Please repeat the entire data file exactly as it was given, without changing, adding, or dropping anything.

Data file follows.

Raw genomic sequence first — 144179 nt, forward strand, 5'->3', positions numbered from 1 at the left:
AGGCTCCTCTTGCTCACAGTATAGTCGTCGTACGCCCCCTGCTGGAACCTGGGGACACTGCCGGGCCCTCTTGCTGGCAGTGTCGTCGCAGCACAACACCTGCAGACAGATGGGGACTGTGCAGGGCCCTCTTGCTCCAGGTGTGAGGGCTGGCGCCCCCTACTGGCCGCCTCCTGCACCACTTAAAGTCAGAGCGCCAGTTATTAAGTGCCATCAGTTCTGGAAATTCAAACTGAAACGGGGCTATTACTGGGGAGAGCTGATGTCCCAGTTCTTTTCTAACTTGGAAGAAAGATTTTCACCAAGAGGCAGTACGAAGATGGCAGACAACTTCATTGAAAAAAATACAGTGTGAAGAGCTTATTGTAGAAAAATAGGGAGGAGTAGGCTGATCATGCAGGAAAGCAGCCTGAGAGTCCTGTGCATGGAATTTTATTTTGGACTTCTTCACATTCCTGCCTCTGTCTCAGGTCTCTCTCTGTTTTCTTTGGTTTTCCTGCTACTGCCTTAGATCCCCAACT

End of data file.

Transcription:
Raw genomic sequence first — 144179 nt, forward strand, 5'->3', positions numbered from 1 at the left:
AGGCTCCTCTTGCTCACAGTATAGTCGTCGTACGCCCCCTGCTGGAACCTGGGGACACTGCCGGGCCCTCTTGCTGGCAGTGTCGTCGCAGCACAACACCTGCAGACAGATGGGGACTGTGCAGGGCCCTCTTGCTCCAGGTGTGAGGGCTGGCGCCCCCTACTGGCCGCCTCCTGCACCACTTAAAGTCAGAGCGCCAGTTATTAAGTGCCATCAGTTCTGGAAATTCAAACTGAAACGGGGCTATTACTGGGGAGAGCTGATGTCCCAGTTCTTTTCTAACTTGGAAGAAAGATTTTCACCAAGAGGCAGTACGAAGATGGCAGACAACTTCATTGAAAAAAATACAGTGTGAAGAGCTTATTGTAGAAAAATAGGGAGGAGTAGGCTGATCATGCAGGAAAGCAGCCTGAGAGTCCTGTGCATGGAATTTTATTTTGGACTTCTTCACATTCCTGCCTCTGTCTCAGGTCTCTCTCTGTTTTCTTTGGTTTTCCTGCTACTGCCTTAGATCCCCAACT